‘Concerning’ question marks over Signs of Safety effectiveness, review finds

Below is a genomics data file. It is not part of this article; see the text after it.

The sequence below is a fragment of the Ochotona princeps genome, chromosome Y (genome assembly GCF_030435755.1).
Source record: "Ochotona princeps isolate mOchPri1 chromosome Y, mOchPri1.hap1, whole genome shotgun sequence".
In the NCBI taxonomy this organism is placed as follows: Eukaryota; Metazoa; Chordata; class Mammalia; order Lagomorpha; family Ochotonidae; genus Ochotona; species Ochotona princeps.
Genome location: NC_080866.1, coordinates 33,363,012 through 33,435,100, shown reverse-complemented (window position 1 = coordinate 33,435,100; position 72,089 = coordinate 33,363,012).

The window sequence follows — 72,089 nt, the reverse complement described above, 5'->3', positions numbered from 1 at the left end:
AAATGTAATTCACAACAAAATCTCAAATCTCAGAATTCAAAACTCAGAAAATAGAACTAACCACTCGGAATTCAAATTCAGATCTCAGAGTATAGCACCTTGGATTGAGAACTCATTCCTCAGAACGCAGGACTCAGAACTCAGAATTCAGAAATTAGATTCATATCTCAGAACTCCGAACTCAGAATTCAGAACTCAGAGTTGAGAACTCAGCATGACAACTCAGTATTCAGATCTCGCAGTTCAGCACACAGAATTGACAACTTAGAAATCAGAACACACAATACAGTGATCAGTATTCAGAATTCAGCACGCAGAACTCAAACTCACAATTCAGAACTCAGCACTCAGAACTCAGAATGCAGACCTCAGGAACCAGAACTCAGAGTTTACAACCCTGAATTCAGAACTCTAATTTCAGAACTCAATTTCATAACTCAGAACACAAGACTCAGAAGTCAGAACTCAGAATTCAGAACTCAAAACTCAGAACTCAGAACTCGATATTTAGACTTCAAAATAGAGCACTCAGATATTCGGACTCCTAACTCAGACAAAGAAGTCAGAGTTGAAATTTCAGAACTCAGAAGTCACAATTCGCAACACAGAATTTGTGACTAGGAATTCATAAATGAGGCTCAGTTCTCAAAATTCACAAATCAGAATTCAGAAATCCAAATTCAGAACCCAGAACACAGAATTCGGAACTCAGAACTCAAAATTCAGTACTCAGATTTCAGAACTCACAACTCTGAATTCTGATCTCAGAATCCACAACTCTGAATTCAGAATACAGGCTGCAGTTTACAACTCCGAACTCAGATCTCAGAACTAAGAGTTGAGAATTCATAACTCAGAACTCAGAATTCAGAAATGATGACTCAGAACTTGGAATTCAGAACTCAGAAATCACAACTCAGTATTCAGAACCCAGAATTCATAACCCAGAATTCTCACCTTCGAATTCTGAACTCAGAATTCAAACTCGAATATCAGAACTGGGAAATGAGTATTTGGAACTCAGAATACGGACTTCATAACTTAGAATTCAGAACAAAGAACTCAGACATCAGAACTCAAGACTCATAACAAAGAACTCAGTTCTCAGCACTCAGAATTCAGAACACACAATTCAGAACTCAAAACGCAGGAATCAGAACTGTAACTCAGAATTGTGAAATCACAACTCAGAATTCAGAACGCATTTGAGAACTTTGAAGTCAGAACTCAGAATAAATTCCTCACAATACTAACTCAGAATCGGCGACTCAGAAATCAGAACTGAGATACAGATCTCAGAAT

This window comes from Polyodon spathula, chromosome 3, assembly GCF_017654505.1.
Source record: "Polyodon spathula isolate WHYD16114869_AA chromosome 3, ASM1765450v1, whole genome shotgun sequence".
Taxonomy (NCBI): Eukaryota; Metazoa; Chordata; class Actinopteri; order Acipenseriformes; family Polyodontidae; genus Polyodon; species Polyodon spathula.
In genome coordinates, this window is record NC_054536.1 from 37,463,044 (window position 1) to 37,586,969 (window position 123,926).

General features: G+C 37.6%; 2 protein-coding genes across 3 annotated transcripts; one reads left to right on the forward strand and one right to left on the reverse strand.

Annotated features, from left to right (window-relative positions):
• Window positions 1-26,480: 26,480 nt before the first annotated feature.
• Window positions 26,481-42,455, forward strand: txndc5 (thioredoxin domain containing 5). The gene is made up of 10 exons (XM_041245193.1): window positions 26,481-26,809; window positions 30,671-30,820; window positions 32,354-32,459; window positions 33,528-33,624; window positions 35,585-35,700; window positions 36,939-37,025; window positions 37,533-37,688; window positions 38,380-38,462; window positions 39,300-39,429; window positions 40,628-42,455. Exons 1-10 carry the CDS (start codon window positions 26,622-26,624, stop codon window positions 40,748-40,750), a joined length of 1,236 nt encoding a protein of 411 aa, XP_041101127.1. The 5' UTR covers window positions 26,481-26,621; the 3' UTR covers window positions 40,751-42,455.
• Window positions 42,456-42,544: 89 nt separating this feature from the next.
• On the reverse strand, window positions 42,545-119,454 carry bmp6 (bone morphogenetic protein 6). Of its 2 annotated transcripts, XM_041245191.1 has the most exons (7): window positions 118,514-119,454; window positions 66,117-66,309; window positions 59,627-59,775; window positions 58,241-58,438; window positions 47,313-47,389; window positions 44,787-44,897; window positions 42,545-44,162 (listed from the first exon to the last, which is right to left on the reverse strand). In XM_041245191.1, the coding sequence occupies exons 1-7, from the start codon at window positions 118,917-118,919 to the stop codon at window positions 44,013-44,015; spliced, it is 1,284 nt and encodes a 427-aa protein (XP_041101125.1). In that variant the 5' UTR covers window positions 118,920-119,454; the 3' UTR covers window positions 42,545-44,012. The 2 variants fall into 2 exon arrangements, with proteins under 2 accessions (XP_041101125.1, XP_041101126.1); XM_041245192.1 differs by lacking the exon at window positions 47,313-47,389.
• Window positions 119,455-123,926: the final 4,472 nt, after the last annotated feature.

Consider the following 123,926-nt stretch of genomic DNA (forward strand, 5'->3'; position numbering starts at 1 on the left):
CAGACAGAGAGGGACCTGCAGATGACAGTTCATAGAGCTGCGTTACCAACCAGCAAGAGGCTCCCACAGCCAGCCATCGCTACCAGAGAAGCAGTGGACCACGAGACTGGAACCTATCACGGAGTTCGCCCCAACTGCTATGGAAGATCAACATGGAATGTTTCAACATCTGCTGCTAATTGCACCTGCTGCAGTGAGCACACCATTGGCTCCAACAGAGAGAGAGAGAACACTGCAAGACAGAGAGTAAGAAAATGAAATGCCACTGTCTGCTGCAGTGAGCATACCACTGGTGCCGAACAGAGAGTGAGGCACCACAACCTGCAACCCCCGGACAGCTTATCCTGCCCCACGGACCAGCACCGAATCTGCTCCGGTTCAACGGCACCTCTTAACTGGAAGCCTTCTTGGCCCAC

Research from children’s social care What Works Centre argues practice model’s impact on reducing care admissions is unproven and that evidence base needs ‘urgently developing’. There is “no evidence” a popular practice model reduces the numbers of children entering care, a new study has found. The systematic review was one of two research pieces published this week by the government’s What Works Centre for children’s social care. It found “concerning” question marks over whether and how Signs of Safety’s impact, including its cost-effectiveness, could be measured. The approach, which originated in Australia and focuses on partnership building and on families’ strengths, “implicitly and explicitly” aims to reduce numbers of children in care and has been enthusiastically embraced in the UK. It was the subject of a broadly positive 2017 Department for Education (DfE) evaluation of 10 pilot authorities. The new study report hedged its bets, saying that “lack of basic evidence in relation to Signs of Safety does not mean we should conclude it does not work”. But, it concluded: “Robust evaluations based on a clearly specified intervention theory are needed to adequately assess whether Signs of Safety can achieve its outcomes when delivered well.” Read more.

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